• buckup

      Larry- it is a matter of public record. Find out and let us know.

      December 5, 2010 at 23:31 | Report abuse |
    • Valerie

      When a study is funded by grant money from a University or any other post-secondary education system, it comes from the payments to the University by its students, thereby coming from their student loan dollars, or, government money. There are some exceptions to this, such as donations or studies commissioned by Corporations/Companies, etc, but the majority of money funneling into studies ulitmately comes from the government. Whether or not a study is biased or the results are to be expected is up to the individual study at hand.

      December 6, 2010 at 10:24 | Report abuse |
    • vandy alum

      Actually Vandy is LOADED. Vanderbilt is a private university with an endowment out of this world. I doubt government funds were used for this study. Now private grant money??? PROBABLY.

      December 6, 2010 at 12:59 | Report abuse |
  2. Joel

    I was born in November and was wondering if this could be true in humans. I have noticed that my mood changes from good to bad as seasons change.

    December 5, 2010 at 14:52 | Report abuse | Reply
    • LavaJava

      Nope, winter just sucks.

      December 5, 2010 at 15:17 | Report abuse |
  3. JM

    This study is laughable at best. I would dare to say that human children are living indoors where they are exposed to the same type of lighting regardless of their birth month.

    December 5, 2010 at 15:27 | Report abuse | Reply
    • realworld

      Artificial lighting is different from daylight, but what you point out suggests another study: if the earlier data is available compare earlier generations of kids to see how much natural daylight they got in the winter to today's digital kids.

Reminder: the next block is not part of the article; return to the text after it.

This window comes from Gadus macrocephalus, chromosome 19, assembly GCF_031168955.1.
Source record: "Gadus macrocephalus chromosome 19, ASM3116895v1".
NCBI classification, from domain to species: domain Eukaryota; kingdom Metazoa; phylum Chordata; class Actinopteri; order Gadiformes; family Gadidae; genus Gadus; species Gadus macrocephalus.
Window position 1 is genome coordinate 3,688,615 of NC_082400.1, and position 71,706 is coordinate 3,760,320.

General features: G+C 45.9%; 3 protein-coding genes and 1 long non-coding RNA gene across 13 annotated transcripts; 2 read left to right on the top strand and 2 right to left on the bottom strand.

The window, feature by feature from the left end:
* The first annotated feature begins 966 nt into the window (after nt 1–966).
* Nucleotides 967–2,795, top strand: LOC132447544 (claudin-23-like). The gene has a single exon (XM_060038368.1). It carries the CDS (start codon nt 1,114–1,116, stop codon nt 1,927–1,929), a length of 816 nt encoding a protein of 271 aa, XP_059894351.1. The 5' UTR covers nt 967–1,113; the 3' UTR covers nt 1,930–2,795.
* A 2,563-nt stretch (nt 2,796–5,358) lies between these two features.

December 5, 2010 at 16:33 | Report abuse |
  4. dsallen

    I think it's because their birthdays are too close to Christmas and everyone's focused on that, instead. I know we always go out of the way to make a BIG DEAL of our mouse's December birthday...

    December 5, 2010 at 15:30 | Report abuse | Reply
  5. Stosh

    Moody Mice – great name for a band.

    December 5, 2010 at 15:53 | Report abuse | Reply
    • Mouglie00

      trademark the name before someone else does!

      December 6, 2010 at 11:38 | Report abuse |
  6. cool neutral

    The basic biological question here is interesting. Genomic imprinting is relevant to a bunch of diseases and clinical disorders, but let's not overinterpret this study. First, the finding isn't really that novel. Numerous studies have examined how sensory input influences behaviour. Second, mice only live 12-24 months, and their development is nearly, if not entirely, complete within three months, so the 'season' they are born in has a much more dramatic and long-lasting impact on their development. So no, if you were born in November, this experiment has nothing specifically informative to offer you, unless winter lasted 8-10 YEARS after you were born.